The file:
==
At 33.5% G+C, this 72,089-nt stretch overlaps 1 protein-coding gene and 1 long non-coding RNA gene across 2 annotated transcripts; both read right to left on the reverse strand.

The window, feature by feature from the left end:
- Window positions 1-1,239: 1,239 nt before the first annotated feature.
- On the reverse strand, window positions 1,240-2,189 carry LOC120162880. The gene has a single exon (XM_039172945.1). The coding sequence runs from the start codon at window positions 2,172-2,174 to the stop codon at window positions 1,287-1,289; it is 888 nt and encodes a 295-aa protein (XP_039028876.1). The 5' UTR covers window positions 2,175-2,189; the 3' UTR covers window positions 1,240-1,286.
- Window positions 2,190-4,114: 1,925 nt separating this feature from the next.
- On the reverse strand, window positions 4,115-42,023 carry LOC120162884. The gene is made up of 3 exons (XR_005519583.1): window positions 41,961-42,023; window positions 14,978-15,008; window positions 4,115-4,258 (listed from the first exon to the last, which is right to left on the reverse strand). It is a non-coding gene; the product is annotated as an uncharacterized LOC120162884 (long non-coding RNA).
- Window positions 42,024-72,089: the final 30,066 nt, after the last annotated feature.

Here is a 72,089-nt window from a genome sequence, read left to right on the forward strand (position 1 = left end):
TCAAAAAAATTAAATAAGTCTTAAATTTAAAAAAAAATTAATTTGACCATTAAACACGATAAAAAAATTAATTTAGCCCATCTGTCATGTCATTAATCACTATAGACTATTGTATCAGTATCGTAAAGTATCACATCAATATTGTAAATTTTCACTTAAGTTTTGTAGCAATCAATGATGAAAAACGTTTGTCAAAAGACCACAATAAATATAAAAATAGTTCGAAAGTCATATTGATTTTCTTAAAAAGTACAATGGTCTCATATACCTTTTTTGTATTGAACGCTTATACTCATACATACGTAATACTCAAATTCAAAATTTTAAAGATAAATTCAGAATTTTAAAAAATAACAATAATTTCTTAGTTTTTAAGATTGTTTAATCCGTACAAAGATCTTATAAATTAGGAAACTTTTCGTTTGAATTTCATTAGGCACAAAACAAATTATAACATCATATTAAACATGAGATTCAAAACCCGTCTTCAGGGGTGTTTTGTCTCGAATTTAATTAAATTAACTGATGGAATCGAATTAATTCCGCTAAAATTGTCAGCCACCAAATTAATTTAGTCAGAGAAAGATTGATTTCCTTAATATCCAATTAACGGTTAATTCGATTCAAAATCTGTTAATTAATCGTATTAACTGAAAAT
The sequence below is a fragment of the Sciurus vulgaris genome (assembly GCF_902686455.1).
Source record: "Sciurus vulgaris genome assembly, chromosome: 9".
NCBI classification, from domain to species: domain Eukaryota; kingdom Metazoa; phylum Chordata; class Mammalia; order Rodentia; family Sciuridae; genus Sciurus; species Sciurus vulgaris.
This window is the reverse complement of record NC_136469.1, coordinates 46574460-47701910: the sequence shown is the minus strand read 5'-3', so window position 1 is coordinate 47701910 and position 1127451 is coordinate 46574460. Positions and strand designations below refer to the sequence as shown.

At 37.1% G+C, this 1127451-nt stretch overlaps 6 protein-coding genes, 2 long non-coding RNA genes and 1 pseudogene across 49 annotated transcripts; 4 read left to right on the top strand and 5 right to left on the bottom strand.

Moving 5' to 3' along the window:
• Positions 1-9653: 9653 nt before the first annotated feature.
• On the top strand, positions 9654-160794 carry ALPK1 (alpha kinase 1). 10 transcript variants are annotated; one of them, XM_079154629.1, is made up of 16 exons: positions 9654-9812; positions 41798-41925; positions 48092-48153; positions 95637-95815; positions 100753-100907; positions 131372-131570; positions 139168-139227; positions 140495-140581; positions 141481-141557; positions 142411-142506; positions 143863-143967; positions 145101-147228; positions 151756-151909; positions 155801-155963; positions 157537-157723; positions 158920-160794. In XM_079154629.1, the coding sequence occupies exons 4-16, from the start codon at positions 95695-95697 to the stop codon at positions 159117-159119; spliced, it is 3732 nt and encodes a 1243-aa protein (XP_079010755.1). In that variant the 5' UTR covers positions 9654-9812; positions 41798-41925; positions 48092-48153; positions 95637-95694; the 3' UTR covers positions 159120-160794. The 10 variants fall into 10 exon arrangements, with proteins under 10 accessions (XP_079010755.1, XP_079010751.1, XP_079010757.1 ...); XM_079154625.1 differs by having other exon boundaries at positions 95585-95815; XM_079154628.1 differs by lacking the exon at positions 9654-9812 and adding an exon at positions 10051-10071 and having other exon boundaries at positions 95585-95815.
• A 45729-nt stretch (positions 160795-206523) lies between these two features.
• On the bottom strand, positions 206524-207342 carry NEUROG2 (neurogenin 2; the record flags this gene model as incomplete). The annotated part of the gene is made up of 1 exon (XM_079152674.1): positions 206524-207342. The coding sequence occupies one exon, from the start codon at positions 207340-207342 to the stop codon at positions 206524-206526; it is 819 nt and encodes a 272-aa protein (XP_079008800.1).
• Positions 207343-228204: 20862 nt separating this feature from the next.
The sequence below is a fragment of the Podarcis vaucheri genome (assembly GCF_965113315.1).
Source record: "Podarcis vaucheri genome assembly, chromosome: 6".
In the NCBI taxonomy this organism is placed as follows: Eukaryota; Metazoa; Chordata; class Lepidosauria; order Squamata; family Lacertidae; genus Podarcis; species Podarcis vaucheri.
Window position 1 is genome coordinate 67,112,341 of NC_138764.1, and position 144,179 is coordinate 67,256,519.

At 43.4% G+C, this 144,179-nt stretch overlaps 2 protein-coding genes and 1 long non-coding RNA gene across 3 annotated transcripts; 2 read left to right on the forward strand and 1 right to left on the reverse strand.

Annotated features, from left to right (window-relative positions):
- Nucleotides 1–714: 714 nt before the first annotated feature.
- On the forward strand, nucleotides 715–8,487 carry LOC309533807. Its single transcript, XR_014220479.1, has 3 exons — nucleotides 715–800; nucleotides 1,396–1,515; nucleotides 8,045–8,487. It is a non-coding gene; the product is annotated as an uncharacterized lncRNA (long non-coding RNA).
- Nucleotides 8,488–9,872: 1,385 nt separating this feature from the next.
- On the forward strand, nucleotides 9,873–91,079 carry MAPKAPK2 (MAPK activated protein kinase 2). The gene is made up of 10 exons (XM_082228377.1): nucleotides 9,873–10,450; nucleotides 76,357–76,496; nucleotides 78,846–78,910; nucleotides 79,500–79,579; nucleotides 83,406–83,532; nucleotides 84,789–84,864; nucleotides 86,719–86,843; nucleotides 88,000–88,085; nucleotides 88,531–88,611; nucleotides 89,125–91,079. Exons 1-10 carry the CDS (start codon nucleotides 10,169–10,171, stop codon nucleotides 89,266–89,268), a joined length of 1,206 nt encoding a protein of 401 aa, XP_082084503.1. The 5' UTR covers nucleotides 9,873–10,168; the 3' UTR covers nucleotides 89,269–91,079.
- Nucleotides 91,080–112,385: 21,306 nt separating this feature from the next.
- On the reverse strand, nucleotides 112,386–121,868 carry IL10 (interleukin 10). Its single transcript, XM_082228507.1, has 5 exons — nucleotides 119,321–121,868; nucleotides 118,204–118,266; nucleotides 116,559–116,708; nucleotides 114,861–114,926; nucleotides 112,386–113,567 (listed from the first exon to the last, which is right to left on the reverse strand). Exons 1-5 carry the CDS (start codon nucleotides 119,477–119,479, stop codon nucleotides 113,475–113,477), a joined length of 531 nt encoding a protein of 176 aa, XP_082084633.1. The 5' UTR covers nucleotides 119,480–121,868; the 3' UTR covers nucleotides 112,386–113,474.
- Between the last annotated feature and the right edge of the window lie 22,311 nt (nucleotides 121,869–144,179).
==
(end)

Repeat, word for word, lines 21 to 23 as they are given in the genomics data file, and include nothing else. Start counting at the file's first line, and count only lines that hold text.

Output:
The sequence below is a fragment of the Podarcis vaucheri genome (assembly GCF_965113315.1).
Source record: "Podarcis vaucheri genome assembly, chromosome: 6".
In the NCBI taxonomy this organism is placed as follows: Eukaryota; Metazoa; Chordata; class Lepidosauria; order Squamata; family Lacertidae; genus Podarcis; species Podarcis vaucheri.